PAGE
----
Garland could have let Jackson’s ruling stand and produced the disputed internal memo to the public.
Instead, the Justice Department under Garland – apparently seeking to preserve the secrecy of its internal deliberations – chose to appeal part of Jackson’s ruling. In so doing, Garland bypassed an opportunity to draw a sharp line of distinction with Barr and to make clear that he will have no part in defending the prior attorney general’s “disingenuous” representations intended to “obfuscate.”
While we can’t know everything happening behind closed doors at the Justice Department, we have seen no public indication that Garland intends to revisit other abuses that marked Barr’s tenure. Barr’s Justice Department turned a blind eye and declined even to open a criminal investigation into potential criminality by Trump, former Trump attorney Rudy Giuliani and others relating to the Ukraine scandal that resulted in Trump’s first impeachment.
There is nothing to indicate Garland has picked up the mantle. Nor is there any public indication that Garland has sought to reconsider or update the longstanding, much-maligned Justice Department policy against indicting a sitting president. Garland has also offered no public sign that he will revisit the shaky ethics determination that permitted Barr not to recuse himself from the investigation of Russian interference in the 2016 election, even though Barr already had opined that Mueller’s theory on obstruction of justice was “fatally misconceived.”
One of Garland’s most consequential decisions lies ahead: what to do about Mueller’s findings regarding Trump’s potential obstruction of justice? On Friday, former White House counsel Don McGahn testified behind closed doors to the House Judiciary Committee. According to the Mueller report, McGahn was a key witness to one of Trump’s most flagrant acts of obstruction: in June 2017, Trump instructed McGahn to fire Mueller, during the pendency of Mueller’s investigation (an incident which the former president denies happened).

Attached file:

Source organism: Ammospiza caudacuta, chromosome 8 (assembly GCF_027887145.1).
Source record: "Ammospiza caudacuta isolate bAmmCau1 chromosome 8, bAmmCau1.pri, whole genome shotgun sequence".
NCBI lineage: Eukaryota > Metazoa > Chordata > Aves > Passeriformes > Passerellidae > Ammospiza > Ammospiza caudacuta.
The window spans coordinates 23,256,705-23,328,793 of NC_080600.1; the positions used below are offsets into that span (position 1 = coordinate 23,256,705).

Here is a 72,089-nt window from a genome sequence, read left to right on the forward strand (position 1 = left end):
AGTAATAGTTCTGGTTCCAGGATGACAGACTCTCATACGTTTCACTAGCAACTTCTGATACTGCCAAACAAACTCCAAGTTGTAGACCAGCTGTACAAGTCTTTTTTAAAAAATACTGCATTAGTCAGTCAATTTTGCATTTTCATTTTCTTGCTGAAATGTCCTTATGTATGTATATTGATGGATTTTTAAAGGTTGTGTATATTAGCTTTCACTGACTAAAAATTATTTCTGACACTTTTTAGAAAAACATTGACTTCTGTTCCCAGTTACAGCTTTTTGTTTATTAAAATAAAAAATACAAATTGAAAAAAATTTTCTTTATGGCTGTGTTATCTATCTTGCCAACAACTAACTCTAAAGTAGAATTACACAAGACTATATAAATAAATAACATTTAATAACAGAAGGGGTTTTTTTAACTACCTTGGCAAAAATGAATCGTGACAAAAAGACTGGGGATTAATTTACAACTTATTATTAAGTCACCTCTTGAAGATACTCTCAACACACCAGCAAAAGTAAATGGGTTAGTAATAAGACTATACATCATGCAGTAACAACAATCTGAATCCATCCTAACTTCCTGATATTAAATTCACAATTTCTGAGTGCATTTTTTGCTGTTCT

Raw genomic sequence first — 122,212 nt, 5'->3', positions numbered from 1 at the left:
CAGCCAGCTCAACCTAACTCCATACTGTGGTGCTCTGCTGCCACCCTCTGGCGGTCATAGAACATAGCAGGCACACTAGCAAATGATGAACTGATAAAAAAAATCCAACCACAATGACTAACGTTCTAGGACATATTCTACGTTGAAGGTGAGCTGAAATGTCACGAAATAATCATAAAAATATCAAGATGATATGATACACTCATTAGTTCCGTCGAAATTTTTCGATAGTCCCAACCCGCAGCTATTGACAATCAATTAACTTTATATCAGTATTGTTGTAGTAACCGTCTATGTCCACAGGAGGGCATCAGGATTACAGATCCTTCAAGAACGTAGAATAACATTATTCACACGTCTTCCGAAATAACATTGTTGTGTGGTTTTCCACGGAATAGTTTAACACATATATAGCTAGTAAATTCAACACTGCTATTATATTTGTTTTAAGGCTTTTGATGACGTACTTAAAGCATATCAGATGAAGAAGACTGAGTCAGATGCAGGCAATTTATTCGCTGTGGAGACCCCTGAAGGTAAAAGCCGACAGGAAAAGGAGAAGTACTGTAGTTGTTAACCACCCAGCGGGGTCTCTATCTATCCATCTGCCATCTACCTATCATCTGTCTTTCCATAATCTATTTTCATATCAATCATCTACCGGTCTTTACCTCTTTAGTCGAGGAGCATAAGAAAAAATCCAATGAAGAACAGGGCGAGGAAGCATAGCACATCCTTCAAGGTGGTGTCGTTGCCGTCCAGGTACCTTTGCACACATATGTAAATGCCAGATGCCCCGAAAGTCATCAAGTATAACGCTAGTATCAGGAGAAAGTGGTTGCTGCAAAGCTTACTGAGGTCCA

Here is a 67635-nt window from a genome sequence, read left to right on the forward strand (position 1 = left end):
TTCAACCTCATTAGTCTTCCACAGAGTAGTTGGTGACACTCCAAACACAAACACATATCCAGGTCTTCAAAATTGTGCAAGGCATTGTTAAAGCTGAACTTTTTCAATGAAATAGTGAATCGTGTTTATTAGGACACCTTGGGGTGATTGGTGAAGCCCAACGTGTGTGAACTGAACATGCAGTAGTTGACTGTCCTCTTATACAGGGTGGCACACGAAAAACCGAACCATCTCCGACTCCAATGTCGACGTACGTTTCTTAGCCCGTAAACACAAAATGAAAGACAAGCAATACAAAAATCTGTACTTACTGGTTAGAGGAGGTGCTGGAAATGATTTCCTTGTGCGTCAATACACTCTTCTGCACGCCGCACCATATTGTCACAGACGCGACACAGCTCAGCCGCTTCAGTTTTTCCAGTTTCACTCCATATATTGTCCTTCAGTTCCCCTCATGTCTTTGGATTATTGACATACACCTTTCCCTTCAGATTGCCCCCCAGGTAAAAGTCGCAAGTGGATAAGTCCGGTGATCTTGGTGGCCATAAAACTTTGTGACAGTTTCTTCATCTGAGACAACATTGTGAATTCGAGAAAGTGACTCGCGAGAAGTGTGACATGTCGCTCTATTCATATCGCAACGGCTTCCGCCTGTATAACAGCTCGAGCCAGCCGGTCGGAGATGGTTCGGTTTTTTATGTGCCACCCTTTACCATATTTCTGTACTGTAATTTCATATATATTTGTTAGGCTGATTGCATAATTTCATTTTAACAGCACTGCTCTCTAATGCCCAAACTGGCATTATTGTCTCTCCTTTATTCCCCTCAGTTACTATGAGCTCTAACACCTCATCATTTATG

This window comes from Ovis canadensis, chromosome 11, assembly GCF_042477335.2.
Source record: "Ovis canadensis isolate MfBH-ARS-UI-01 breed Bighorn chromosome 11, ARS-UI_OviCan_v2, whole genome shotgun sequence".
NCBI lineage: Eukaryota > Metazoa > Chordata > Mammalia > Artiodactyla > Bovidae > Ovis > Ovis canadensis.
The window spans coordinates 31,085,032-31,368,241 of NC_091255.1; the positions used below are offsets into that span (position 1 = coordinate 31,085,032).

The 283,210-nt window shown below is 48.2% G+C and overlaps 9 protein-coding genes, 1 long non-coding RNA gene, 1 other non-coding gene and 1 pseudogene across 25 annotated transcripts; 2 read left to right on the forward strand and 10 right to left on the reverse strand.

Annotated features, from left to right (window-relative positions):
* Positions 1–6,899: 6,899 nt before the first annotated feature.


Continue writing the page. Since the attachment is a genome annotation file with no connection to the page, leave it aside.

Months later, when the media reported on Trump’s effort to dispatch Mueller, Trump allegedly called McGahn into the Oval Office and told him to deny the story and to create a false document to support the denial. Trump denies telling McGahn to fire Mueller, “even though I had the legal right to do so.”
The Mueller report has now largely receded in the public memory, and the chances of Trump ever facing consequences for his myriad alleged abuses of power are dwindling. It will fall to Garland to decide whether the Justice Department meaningfully considers criminal obstruction of justice charges. All of Trump’s potentially obstructive conduct laid out in detail in the Mueller report – and the McGahn incident is just one among many – is still within the five-year statute of limitations. An obstruction charge, or any charge, against a former president undoubtedly would be enormously difficult and controversial; but then, prosecutors don’t do the job to take the easiest way out.
When he took office, Garland plainly understood the daunting nature of the rehabilitation job that awaited him. In his opening statement at his February 2021 confirmation hearing, Garland pointedly (and correctly) noted that “[t]he president nominates the attorney general to be the lawyer – not for any individual, but for the people of the United States.” Garland committed to pursue “[p]olicies that protect the independence of the department from partisan influence in law enforcement investigations.”
Yet, thus far, Garland has been reticent in his pursuit of those policies. He could have gone either of two routes to get the Justice Department back on its rightful footing: affirmatively undo Barr’s many abuses, or take the conventional, institutionalist middle path and hope for the best. Garland has chosen the latter approach. But that may not be enough to fix the grievous damage inflicted by his predecessor.